Amy Gray

ASSISTANT POLICY ADVISER FOR THE NATIONAL FARMERS UNION

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NAME Amy Gray JOB Assistant Policy Adviser COMPANY National Farmers' Union (NFU) AGE 26 SALARY* Competitive *industry average

What do you do day-to-day in your job?

As an Assistant Policy Adviser for the NFU, my job is very varied.  I work in a team that deals with topics related to science and regulations, so we cover everything from Animal Health and Welfare to GM.  My role allows me to take on topics from across my team’s remit, so I deal with issues such as Animal Welfare during Transport, Health and Safety on farm, and national training programmes for farmers. 

In addition, I do more administrative tasks, such as build web-pages and am Secretary for our organisation’s Policy Board (which decides what direction to take when it comes to NFU policy lines) and a group called the Farm Safety Partnership, which is trying to develop new ways to reduce accidents and fatalities on farm. This involves organising meetings and agendas and writing minutes and allows me to be involved in some high-level decision making processes.

What other jobs have you had?

Before I started at the NFU, I worked part time in a school as both an Administrative Assistant and a Teaching Assistant.  I have also done voluntary work up to 3 days a week on a nature reserve contributing to both the outdoor landscape management of the reserve and occasional work in the shop.

I initially joined the NFU as a Graduate Trainee in September 2011.  This is a brilliant 2-year scheme which is currently running every year and provides successful applicants with a well-rounded overview of the organisation through project-based placements.

In the year that I worked as a Graduate Trainee, I spent 4 months in our Head Office in the Policy Team, 2 months in Brussels near the European Parliament, and 6 months in Exeter studying the regional agricultural structure in the South West.

What other jobs or career path did you consider?

When I left University, I knew that I wanted to be involved in influencing the environment.  I considered a number of career paths – with my qualifications, I could have worked for an environmental charity, such as the RSPB. I also considered working as a local government environmental officer.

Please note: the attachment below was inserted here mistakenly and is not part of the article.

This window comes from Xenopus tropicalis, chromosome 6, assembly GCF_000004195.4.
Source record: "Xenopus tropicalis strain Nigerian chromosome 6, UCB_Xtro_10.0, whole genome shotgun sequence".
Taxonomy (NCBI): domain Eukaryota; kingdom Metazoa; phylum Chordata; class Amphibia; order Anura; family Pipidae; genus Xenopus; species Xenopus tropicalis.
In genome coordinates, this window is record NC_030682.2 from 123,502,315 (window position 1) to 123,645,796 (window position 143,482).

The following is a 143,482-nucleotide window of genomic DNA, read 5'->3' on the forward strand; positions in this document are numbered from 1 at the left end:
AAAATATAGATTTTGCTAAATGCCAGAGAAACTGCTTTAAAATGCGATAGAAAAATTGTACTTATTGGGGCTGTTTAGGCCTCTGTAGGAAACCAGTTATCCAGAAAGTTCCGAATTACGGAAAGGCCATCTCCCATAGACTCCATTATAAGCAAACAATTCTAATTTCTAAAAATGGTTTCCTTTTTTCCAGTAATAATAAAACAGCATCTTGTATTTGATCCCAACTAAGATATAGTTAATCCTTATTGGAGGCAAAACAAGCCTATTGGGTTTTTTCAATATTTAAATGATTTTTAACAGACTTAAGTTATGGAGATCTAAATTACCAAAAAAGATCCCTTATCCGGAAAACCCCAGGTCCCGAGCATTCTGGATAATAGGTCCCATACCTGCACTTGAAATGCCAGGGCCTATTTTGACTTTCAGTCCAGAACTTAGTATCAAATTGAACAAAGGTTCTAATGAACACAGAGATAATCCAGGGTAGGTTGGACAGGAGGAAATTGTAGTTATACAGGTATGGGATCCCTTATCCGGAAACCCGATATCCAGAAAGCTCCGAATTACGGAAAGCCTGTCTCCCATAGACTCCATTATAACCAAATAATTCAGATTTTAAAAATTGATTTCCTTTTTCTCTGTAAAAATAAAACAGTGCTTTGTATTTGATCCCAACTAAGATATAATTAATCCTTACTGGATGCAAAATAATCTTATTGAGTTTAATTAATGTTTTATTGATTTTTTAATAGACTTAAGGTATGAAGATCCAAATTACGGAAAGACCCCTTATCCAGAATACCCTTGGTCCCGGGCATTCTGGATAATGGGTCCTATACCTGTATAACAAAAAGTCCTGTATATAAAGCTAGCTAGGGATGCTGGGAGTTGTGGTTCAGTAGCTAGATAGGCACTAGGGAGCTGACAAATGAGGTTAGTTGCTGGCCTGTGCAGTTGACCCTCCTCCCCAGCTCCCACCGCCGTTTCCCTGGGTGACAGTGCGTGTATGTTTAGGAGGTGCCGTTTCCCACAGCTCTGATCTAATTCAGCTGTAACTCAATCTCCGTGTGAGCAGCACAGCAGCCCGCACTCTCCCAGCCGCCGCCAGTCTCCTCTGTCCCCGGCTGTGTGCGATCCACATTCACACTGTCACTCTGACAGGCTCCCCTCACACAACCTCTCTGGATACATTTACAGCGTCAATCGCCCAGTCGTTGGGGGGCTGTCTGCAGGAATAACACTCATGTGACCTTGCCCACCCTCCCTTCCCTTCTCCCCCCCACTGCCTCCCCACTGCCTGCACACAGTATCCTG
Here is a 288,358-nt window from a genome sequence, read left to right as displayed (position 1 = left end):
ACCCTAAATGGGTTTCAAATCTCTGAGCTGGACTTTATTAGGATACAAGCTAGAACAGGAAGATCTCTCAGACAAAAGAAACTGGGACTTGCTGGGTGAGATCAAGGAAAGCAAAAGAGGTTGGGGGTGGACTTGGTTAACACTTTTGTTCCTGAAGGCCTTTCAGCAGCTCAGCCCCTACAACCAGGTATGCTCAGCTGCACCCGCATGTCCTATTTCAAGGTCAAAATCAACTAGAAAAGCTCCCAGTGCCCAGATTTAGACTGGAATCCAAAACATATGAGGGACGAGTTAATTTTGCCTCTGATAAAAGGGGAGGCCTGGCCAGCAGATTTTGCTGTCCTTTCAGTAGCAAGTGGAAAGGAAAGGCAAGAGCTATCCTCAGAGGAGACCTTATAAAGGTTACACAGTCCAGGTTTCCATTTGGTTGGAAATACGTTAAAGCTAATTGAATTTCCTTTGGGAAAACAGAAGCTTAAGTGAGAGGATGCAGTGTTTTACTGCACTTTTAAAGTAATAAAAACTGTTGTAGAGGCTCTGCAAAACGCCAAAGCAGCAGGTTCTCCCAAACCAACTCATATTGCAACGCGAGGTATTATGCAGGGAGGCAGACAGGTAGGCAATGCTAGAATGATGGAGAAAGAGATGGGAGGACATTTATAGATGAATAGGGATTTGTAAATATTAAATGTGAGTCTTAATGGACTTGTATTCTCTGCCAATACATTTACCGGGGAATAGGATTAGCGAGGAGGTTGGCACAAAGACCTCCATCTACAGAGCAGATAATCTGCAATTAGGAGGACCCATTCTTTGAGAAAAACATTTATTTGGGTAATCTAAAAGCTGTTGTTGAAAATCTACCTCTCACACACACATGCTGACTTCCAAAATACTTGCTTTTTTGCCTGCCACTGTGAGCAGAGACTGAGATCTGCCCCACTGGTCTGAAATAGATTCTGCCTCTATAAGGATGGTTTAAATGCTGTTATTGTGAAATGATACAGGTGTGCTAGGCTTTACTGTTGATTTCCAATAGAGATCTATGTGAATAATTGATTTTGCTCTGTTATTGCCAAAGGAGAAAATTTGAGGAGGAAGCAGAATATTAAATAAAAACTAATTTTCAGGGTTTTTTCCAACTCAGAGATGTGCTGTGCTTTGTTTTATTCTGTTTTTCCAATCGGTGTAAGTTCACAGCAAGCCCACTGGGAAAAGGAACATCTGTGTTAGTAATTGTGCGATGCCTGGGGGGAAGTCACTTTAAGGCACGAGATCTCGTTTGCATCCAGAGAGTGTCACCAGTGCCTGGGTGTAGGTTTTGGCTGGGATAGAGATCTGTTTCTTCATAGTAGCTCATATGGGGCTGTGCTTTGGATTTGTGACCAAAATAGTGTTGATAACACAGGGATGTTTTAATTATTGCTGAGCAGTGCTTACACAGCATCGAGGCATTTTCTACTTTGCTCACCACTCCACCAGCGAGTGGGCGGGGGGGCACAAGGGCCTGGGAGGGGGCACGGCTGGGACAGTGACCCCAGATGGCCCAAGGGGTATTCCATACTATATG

However, following my Masters project (which looked at the importance of farm ponds on biodiversity), I remained keen to work with landowners (in this country, the majority of what is considered the ‘natural’ landscape is actually farmed in one form or another).   I knew I wanted to work for the NFU from quite early on. 

At the time, there was no paid job at my level being advertised, so I wrote a speculative application to the Chief Environment Adviser at the NFU asking if there were any related positions coming up in the near future that I would be a suitable candidate for.  Unfortunately, there was nothing at that time, but she passed my Email through to the Human Resources team, who suggested I sign up for their text-alert system which tells people when new jobs are being advertised.

I did, and through that, when the Graduate Trainee role came up, I applied and was shortlisted, and was ultimately successful.

What qualifications do you have?

I have an MSc Global Environmental Change, a 2.1 BA Natural Sciences, 5As in my A-Levels(Biology, Chemistry, General Studies, Maths and Physics), and for my GCSE results I gained 8A*s for Biology, Chemistry, English Literature, English Language, Maths, Music, Physics, Religious Studies, and 2As for Dance and French.

What do you like most about your job, and what’s not so great?

One of the best things about my job is the great people I work with.  They are all so friendly, and I am surrounded by experts in their field, which can be a bit intimidating as a newcomer and someone who’s still learning their trade, but is also very inspiring.  I also love the variety. Every day is different, and it is never boring. 

Finding a bad bit of my job is difficult! But if I had to choose, I’d say that the worst bit of my job is giving presentations. Public speaking is still a bit of a fear of mine, but despite my fears, it does get easier with practice, and the NFU has great training for presentation skills which has boosted my confidence enormously.

Where do you see yourself in 10 years’ time?

In 10 years’ time, I would definitely like to have progressed within my organisation.  At the moment, I am an Assistant Adviser.  I want to have reached Chief level by then, which would mean that I have managerial responsibilities over a team and lead on a specific policy area.

What one piece of advice would you give people trying to get into agriculture?

Think big!  The agricultural sector is so much more than being a farmer. I get to influence the government and farming practices without getting my hands dirty at all.  If being more ‘hands-on’ is your thing, there are also plenty of opportunities to get involved through apprenticeships and farm placements.

The retail industry is also a related route into the agricultural sector (think about people who advise large supermarkets on what products they should be buying, and from where).  Similarly, farmers often employ advisers when it comes to nutrition of farm animals to fertilisers and soil management techniques to get the best out of their farm’s soil. 

As you can see, the agricultural sector is incredibly diverse and has opportunities for people from all walks of life.  There is bound to be a role that suits you.

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